not long after his new baby ar-rived home from the hospital, Chung Jin Park peered down to examine her scrunchy pink face. Though it was still too early to determine the shape of his daughter's eyelids, Park turned to his family and jokingly announced, "Well, there goes the money for her surgery."
Traditionally a procedure sought only by patients with excess eyelid skin or those hoping to lessen the signs of aging, eyelid surgery or blepharoplasty has become popular among young Asian North American women and accepted as just another cosmetic option in an array of many -- like tinting your eyelashes or straightening your teeth.
Approximately half of Asians are born with eyelids that are naturally smooth and uninterrupted by a crease in the skin. Asian patients seek out blepharoplasties to create or exaggerate a crease in their eyelids, an effect commonly referred to as "double eyelids."
"Eyes that are done look better," insists Silvia Kim, who operates a Korean cosmetics counter in Flushing, Queens. "The crease brings out the eyelashes and makes the eyes look bigger," she says.
This acceptance of surgery is seen by feminists as the product of an ethnocentric, racist culture. The fact that professionals use the terms "occidentalize" or "Caucasianize" to describe the process, without thinking twice, is itself telling.
Blepharoplasty is a simple procedure and is usually performed on an outpatient basis. It begins with cutting the upper eyelid into two parts and removing a sliver of skin millimetres wide as well as some of the fat underneath. Then the surgeon reattaches the lower eyelid flap slightly beneath the upper to create a crease. The operation takes less than an hour, requires a week of recovery and an antibiotic regimen, and has permanent effects.
While there are no figures available in Canada, the American Society of Plastic Surgeons estimates that 142,000 blepharoplasties were performed there in 1999, twice the number performed seven years earlier.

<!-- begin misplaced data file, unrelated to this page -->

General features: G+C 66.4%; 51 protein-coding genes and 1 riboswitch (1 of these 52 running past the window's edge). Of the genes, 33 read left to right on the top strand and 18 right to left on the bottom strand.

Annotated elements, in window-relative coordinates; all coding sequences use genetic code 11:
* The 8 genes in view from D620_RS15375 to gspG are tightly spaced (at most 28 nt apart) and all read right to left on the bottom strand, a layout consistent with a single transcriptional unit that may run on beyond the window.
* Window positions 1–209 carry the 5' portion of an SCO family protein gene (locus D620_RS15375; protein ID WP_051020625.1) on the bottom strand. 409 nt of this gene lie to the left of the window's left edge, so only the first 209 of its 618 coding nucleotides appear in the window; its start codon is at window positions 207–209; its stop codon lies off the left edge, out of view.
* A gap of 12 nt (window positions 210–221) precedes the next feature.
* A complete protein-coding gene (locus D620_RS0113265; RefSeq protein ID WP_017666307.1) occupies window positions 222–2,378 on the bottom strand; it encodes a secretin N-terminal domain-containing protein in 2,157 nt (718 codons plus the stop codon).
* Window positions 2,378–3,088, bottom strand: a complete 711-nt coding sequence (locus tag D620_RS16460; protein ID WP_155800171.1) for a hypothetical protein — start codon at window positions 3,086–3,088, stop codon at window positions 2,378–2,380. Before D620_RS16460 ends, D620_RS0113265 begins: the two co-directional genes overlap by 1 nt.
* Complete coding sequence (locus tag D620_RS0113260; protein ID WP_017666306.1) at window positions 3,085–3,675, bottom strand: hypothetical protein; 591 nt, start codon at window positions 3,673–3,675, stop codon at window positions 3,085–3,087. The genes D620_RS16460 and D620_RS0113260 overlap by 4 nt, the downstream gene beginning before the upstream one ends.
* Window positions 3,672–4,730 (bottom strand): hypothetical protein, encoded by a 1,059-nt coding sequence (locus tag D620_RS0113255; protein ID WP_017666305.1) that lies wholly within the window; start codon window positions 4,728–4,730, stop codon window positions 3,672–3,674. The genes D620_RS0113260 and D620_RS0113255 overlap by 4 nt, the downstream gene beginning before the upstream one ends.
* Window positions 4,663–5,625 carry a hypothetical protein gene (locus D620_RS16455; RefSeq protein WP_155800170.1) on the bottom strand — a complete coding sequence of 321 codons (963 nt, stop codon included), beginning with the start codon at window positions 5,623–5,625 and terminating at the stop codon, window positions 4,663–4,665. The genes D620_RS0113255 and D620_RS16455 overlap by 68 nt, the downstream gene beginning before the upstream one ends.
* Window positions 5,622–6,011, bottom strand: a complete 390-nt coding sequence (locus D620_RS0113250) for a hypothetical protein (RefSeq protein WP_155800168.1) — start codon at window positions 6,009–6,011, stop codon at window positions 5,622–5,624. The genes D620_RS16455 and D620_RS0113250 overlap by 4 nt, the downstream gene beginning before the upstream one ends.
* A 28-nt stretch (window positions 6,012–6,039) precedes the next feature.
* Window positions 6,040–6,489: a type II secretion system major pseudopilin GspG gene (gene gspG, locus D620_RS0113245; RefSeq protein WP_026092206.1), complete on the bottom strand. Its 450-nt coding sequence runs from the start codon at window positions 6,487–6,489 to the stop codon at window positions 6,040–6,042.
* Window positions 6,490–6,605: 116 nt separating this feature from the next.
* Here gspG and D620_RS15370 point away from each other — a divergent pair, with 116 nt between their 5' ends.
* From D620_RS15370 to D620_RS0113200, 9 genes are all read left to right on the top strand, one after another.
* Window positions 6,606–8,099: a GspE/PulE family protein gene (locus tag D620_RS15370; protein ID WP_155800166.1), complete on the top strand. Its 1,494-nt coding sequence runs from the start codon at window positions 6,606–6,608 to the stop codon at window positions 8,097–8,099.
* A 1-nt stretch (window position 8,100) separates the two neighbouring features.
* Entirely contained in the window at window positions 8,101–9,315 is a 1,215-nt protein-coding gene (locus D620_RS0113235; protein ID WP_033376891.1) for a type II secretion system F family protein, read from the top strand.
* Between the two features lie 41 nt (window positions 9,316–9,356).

Those who oppose the surgery fault the pervasive influence of Hollywood culture on women's self-esteem worldwide. Says Toronto filmmaker Ann Shin, whose NFB documentary Western Eyes tracks two Asian women considering whether to put their eyes under the knife, "What the women talked about was growing up and seeing images of Farrah Fawcett and Cheryl Tiegs. Fashion magazines would say, "Asians have coarse hair, so they have to do this,' or "Asians have sallow complexions, so they have to use this makeup.''
Shin says more and more Asian-Canadian women are doing the deed, mostly between the ages of 18 and 28. "It's like having a dental appointment. It takes about 40 minutes.'
Some point out that Asian movie starlets and models usually have double eyelids. And those who don't simulate them with special glue or tape, which needs to be applied on a daily basis. While the crescent-shaped eyelid tape costs around $2 for 10 uses, professional eyelid surgery can set a person back anywhere from $1,500 to $3,000, not including additional expenses for facilities and the anaesthesiologist.
Dr. Paul Weiss, who has practised general plastic surgery in Manhattan for 25 years, believes the increasing popularity of plastic surgery among Asians -- and non-Asians -- can be attributed to greater acceptance of cosmetic surgery. "There's a great deal of media attention given to procedures people years ago didn't think were available, and the exposure has been an impetus," he says. Weiss does emphasize that there is a distinct procedure for surgeons working with Asian eyes, in which experience is a must. In unskilled hands, eyelid folds may appear asymmetrical or be placed too high.
"You never hear about Caucasian women having their eyes done to look Asian," says Dina Gan, editor-in-chief of A magazine, the most widely circulated Asian-American publication in the U.S. She says it's terrible that global culture has made the western standard of beauty so predominant. Others point to the scarcity of Asian North Americans in the media. The number of Asian actors on prime-time television, for example, can easily be counted on one hand: Lucy Liu on Ally McBeal, Ming-Na on ER, Garrett Wang on Star Trek, Tia Carrere on Relic Hunter, and a few others.
This quest for an ethnic make-over is doomed, says T.O.'s Jean Yoon, a local playwright and producer of last year's Yoko Ono Project. "If you believe you're getting closer to an ideal based on a Caucasian standard of beauty, you'll never be perfect, because you're starting off Asian. But self-esteem starts from the inside out. It's not until you grow into yourself that you know who your are. You can't shape that with a knife. Experience is a far finer sculptor than that.'
From Wiretap with research by Geoffrey Chan